During last week’s podcast, Justin and I bumped into a tangential topic about competitive PvE and how relatively rare it is in MMORPGs, which seems weird, right? It was once the nature of MMOs to make us scuffle with other guilds in open-world dungeons, but with the dawn of instanced PvE content, devs didn’t replace that type of content the same way they’ve embraced raiding and PvP. You’ve got achievements, sure, and gear show-offs, but outside of Guild Wars-esque challenge missions and WildStar PvE leaderboards, it’s just not something most MMOs bother with.
Why is that? Should they? And how do you want to see it done? I posed all these questions to the Massively OP team this week for Massively Overthinking!
Andrew Ross (@dengarsw): Competitive PvE may not be built into MMOs’ games worlds often, but if you pose this question to a hardcore raider, they’d probably be shocked that the competitive nature of raid scenes makes this a valid question at all. Realm/Server firsts are still a thing, aren’t they? We’ve got sites dedicated to top performing guilds, best healers in X instance, and someone always posts DPS meters. In a lot of ways, it feels more damaging to a game to make PvE explicitly competitive. Imagine if DPS meters were built into our MMOs! If you think the average pick up group member can have an attitude, I shudder to think how much worse it’d get if they could say, “The devs support this style of play!”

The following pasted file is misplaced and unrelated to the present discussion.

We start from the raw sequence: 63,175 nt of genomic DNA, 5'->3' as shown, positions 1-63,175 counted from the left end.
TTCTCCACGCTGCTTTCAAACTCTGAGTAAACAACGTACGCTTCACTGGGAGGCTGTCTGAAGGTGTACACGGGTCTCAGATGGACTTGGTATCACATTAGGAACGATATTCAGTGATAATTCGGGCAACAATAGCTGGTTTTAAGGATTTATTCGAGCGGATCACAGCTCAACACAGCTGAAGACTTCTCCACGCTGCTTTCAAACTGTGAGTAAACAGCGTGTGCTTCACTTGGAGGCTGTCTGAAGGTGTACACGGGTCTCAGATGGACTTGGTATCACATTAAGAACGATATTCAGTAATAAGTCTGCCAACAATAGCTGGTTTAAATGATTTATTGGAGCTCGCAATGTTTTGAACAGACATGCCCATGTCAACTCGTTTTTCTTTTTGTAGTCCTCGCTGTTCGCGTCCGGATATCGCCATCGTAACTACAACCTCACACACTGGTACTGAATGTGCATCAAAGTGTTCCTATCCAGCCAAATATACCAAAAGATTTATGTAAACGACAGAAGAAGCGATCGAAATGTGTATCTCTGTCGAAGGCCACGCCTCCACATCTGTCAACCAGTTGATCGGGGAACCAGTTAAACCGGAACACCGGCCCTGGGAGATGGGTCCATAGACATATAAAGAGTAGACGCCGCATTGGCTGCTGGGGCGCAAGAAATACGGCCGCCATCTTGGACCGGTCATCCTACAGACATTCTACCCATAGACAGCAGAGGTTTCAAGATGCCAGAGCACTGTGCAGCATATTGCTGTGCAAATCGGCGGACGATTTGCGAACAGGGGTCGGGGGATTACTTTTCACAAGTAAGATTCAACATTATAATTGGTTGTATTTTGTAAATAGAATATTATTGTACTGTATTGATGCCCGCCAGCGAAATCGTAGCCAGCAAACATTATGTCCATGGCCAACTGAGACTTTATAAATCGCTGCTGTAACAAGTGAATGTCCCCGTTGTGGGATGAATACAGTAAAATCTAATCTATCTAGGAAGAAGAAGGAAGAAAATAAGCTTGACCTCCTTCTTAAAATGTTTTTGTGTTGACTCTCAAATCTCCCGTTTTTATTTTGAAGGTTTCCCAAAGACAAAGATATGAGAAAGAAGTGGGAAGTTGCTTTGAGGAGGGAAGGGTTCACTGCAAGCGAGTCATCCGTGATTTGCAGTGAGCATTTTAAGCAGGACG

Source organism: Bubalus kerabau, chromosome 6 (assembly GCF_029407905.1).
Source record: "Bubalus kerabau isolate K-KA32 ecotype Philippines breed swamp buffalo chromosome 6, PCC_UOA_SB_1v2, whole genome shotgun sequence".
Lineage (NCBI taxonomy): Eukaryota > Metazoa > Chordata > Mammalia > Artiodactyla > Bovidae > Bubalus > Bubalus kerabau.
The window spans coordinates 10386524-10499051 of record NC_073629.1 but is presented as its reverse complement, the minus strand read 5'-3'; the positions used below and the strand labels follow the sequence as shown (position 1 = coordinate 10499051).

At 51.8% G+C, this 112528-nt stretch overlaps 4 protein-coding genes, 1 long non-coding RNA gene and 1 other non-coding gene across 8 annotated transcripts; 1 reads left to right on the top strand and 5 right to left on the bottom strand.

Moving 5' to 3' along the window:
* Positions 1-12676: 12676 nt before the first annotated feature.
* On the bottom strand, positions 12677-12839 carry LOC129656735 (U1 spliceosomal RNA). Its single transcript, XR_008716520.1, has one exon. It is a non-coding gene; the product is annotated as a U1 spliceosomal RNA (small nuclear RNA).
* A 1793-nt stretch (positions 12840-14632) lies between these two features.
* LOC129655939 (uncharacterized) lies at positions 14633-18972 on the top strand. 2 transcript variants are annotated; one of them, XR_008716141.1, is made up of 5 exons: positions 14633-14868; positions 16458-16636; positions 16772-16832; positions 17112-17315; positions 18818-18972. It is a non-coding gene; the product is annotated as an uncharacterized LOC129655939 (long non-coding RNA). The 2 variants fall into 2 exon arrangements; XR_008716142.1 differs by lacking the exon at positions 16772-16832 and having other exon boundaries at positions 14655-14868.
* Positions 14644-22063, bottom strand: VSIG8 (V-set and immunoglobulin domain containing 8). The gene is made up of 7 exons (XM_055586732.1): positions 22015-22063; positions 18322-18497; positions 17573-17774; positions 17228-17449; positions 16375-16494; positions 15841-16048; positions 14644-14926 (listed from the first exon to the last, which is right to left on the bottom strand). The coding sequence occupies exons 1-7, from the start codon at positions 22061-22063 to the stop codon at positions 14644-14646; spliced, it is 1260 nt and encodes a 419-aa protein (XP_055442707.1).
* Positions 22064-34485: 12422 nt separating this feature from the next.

Achievements are my limit for the most part, but I do think there are some ways you can do competitive PvE. Group gathering/crafting is still one I’d like to see more. Remember the opening of The Gates of Ahn’Qiraj in World of Warcraft? Lots of servers were comparing their progress to other servers. Prior to that were the group efforts to unlock additional races in Horizons/Istaria, such as warriors needing to protect craftiners as they built a bridge for a new race to escape or portal to summon them. Success meant attracting people to your server.
Riddles are one that may be hard to crank out easily, but The Secret World’s shown people can be attracted to them. Asheron’s Call 2 had a kind of lore riddle attached to city invasions where you had to not only fight your way to the NPC in the middle but give it a very specific but common enough item that non-lore fans generally wouldn’t guess (or would be dead by the time they figured it due to the rapid spawns).
Last but not least are time trials. I know WoW did Challenge Modes, but I’m not sure how they went over since I’d retired from the game. It’s not my playstyle, but I figure it’s something for competitive people that’s combat oriented but not restricted to raiders. Can’t recall any other MMOs except maybe TERA played with this a bit.
Brianna Royce (@nbrianna, blog): After posing this question and reading everyone else’s replies, I’m questioning my question. Is the only difference between competitive PvE and competitive PvP whether a character can literally kill your character? It seems like a pretty small differentiation once you stack it up against all the other forms of formal (dungeon completion races, leaderboards, achieves) and informal (whose loot looks best while you’re dancing atop mailboxes) competition that a game could have or at least foster. I usually think of economic play as PvP, but it doesn’t fit the definition — it’s more properly competitive PvE. Or PvAH?